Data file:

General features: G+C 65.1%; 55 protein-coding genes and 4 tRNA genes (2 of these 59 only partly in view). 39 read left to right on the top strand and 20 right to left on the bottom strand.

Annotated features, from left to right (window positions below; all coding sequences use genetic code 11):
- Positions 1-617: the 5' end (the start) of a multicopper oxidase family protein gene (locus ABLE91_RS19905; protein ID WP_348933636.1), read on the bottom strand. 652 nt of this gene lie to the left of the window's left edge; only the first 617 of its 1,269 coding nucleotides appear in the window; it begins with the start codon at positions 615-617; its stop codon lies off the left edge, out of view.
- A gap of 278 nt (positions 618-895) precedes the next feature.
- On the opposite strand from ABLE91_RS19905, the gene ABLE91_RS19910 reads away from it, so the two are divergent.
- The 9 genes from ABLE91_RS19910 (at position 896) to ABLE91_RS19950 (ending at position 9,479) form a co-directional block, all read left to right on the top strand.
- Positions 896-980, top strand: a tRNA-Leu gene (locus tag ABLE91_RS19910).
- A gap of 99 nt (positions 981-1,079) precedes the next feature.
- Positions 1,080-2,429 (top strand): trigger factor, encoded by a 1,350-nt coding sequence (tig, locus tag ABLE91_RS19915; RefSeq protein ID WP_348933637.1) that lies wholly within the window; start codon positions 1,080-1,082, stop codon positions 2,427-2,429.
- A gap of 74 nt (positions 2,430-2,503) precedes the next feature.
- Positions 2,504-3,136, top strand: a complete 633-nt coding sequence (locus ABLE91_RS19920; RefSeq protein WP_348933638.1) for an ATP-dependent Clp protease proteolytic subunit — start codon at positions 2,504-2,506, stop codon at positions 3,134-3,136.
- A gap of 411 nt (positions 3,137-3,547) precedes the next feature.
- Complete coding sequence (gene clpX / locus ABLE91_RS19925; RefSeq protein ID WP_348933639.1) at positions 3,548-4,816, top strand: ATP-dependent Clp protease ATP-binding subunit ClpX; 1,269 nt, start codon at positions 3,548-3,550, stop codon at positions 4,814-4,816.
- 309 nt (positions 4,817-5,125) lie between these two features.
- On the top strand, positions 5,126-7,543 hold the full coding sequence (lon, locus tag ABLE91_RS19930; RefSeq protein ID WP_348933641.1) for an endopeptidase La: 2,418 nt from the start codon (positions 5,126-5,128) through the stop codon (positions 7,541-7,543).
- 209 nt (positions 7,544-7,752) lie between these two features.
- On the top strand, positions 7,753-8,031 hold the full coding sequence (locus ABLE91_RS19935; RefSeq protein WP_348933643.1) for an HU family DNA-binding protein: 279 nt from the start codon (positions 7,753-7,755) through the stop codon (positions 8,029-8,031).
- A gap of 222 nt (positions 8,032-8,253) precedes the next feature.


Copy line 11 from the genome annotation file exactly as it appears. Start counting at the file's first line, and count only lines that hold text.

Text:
- Positions 2,504-3,136, top strand: a complete 633-nt coding sequence (locus ABLE91_RS19920; RefSeq protein WP_348933638.1) for an ATP-dependent Clp protease proteolytic subunit — start codon at positions 2,504-2,506, stop codon at positions 3,134-3,136.